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Dr. Joseph Yazdi

M.D., FAANS

Dr. Joseph Yazdi is an engaging, innovating, and experienced neurosurgeon who is committed to providing exceptional outcomes for his patients. He practices a patient centered approach which emphasizes the care of the whole person.

Dr. Joseph Yazdi - Arch Neurosurgery

Kyphoplasty could be the answer for painful spinal fractures

Dr. Joseph Yazdi performs in-office kyphoplasty for painful spinal fractures.

Where is kyphoplasty used?

Kyphoplasty is most often used on patients who suffer compression fractures of the spine. These types of fractures typically – but not always – result from weakened vertebrae due to osteoporosis.

Compression fractures usually occur in the thoracic region of the spine, but can also occur in the lumber region¹.

The thoracic spine is the longest and most complex area of the spine. It has 12 vertebra stacked on top of each other and runs from the base of the neck to the abdomen². As such, it’s primary function is to protect the spine, anchor the ribs – protecting the heart, lungs and other organs – and provide stability to the mid-section of the body³.

The lumbar spine begins at the abdomen – about six inches below the shoulder blade – where the thoracic spine ends, and extends to the tailbone. “Lumbar” draws its name from the Latin word for “lion.” Like its namesake, the lumber spine is built for power and flexibility for lifting, twisting and bending⁶. The two lowest segments of the lumbar spine have the largest vertebrae in the spine and bear the greatest weight of any other part of the spine, making them most prone to fracture, herniation, collapse and injury⁶ ⁷.

Can kyphoplasty help me?

A leading cause of thoracic and lumbar back pain is osteoporosis. This condition causes bones to become weak and brittle as the body ages. As a result, the primary symptoms of osteoporosis of the back are usually caused by fractured or collapsed vertebra⁵. In addition to pain, this collapse of vertebra can lead to loss of height over time.

Patients who suffer compression fractures of the spine are the best candidates for kyphoplasty. These types of fractures typically – but not always – result from weakened vertebrae due to osteoporosis.

Compression fractures usually occur in the thoracic region of the spine, but can also occur in the lumber region¹.

The thoracic spine is the longest and most complex area of the spine. It has 12 vertebra stacked on top of each other and runs from the base of the neck to the abdomen². Above all, the thoracic spine’s function is to protect the spine, anchor the ribs – protecting the heart, lung and other organs – and provide stability to the mid-section of the body³.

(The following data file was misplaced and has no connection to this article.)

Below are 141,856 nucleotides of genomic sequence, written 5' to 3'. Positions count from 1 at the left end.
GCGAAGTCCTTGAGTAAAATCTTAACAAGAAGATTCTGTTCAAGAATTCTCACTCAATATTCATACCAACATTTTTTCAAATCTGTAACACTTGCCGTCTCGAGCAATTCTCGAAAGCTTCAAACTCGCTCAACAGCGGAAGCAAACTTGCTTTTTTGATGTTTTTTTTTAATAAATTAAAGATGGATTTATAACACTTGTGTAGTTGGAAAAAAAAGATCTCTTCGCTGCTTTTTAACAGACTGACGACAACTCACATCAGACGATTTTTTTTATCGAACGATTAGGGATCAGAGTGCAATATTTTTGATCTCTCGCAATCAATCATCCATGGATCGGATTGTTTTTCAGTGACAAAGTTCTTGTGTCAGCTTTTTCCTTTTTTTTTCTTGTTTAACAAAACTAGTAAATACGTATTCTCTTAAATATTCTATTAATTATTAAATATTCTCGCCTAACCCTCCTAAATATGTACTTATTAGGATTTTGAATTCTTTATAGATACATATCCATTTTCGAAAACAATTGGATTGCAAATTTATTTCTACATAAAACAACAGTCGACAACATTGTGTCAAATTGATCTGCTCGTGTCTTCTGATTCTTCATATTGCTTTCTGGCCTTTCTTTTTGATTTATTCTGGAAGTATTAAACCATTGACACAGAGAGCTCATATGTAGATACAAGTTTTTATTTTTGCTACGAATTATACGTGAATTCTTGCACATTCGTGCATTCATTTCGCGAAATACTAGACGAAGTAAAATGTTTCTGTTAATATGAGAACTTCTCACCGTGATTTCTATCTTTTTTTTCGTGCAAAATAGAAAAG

A leading cause of thoracic and lumbar back pain is osteoporosis. This condition causes bones to become weak and brittle as the body ages. As a result, the primary symptoms of osteoporosis of the back are caused by fractured or collapsed vertebrae⁵. In addition to pain, this collapse of vertebrae can lead to loss of height over time.

How does kyphoplasty work?

Physicians have developed new ways to treat compressed vertebrae that involve very little surgical intervention. In fact, most patients who have one of these minimally invasive treatments can usually go home the same day. This procedure is kyphoplasty.

Your doctor determines if you are a kyphoplasty candidate by evaluating your complete medical history, including any medications you take, and ordering through imaging studies. Therefore, if you are, the office will schedule the procedure, most of which takes place in the physician’s office or a surgery center under sedation, local or general anesthesia.

Using fluoroscopy, your doctor will guide a needle into the fractured or compressed vertebra through which a balloon is inserted into the compressed vertebra. Your doctor will then inflate the balloon to restore the vertebra to its original height. After that, the balloon is removed. Finally, the physician injects a cement mixture into the void created by the balloon⁸ ⁹. The entire procedure takes about an hour and studies show as many as 75 percent of patients regain lost mobility following kyphoplasty⁹.

Kyphoplasty carries very few risks. Fewer than one in 1,000 patients might experience infection. Similarly, a small amount of cement can leak from the vertebra, although that rarely causes any serious problems. Also, risk of allergy to any of the components is very low⁹.

Following kyphoplasty, patients usually experience near-immediate pain relief. Similarly, other patients noticed a reduction of pain in one or two days⁹. Due to the noninvasive nature of the procedure, patients can usually return to normal function without physical therapy or rehabilitation⁹.

For more information kyphoplasty’s potential benefits to you, contact Dr. Joseph Yazdi at Arch Neurosurgery.

Sources
¹ https://www.spine-health.com/video/kyphoplasty-osteoporosis-fracture-treatment-video
² https://www.spine-health.com/conditions/spine-anatomy/thoracic-spine-anatomy-and-upper-back-pain
³ https://www.verywellhealth.com/thoracic-spine-297288
https://www.verywellhealth.com/thoracic-spine-297288
https://www.mayoclinic.org/diseases-conditions/osteoporosis/symptoms-causes/syc-20351968
https://www.spine-health.com/conditions/spine-anatomy/lumbar-spine-anatomy-and-pain
https://www.cedars-sinai.org/health-library/diseases-and-conditions/l/lumbar-spine.html
https://www.hopkinsmedicine.org/health/treatment-tests-and-therapies/kyphoplasty
https://www.radiologyinfo.org/en/info.cfm?pg=vertebro
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